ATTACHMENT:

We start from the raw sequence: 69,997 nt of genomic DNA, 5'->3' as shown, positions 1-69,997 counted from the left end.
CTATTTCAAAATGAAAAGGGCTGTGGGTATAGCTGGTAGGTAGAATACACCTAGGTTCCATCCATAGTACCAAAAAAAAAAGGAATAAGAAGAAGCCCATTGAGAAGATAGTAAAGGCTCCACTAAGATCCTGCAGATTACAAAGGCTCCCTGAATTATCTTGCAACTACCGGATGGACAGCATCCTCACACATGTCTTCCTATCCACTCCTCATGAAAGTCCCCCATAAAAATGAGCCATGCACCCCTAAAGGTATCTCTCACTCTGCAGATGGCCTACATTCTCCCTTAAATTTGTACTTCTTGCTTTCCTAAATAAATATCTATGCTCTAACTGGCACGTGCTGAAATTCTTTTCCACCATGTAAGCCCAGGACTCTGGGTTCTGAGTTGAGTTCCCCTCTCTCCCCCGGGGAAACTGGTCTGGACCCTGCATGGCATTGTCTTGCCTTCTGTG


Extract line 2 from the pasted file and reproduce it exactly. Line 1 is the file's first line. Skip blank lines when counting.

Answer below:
CTATTTCAAAATGAAAAGGGCTGTGGGTATAGCTGGTAGGTAGAATACACCTAGGTTCCATCCATAGTACCAAAAAAAAAAGGAATAAGAAGAAGCCCATTGAGAAGATAGTAAAGGCTCCACTAAGATCCTGCAGATTACAAAGGCTCCCTGAATTATCTTGCAACTACCGGATGGACAGCATCCTCACACATGTCTTCCTATCCACTCCTCATGAAAGTCCCCCATAAAAATGAGCCATGCACCCCTAAAGGTATCTCTCACTCTGCAGATGGCCTACATTCTCCCTTAAATTTGTACTTCTTGCTTTCCTAAATAAATATCTATGCTCTAACTGGCACGTGCTGAAATTCTTTTCCACCATGTAAGCCCAGGACTCTGGGTTCTGAGTTGAGTTCCCCTCTCTCCCCCGGGGAAACTGGTCTGGACCCTGCATGGCATTGTCTTGCCTTCTGTG